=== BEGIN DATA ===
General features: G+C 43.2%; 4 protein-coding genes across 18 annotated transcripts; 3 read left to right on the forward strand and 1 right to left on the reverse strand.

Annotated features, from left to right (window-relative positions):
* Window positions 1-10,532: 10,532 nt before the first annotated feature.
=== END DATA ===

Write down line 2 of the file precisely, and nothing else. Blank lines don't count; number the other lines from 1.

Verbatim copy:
Annotated features, from left to right (window-relative positions):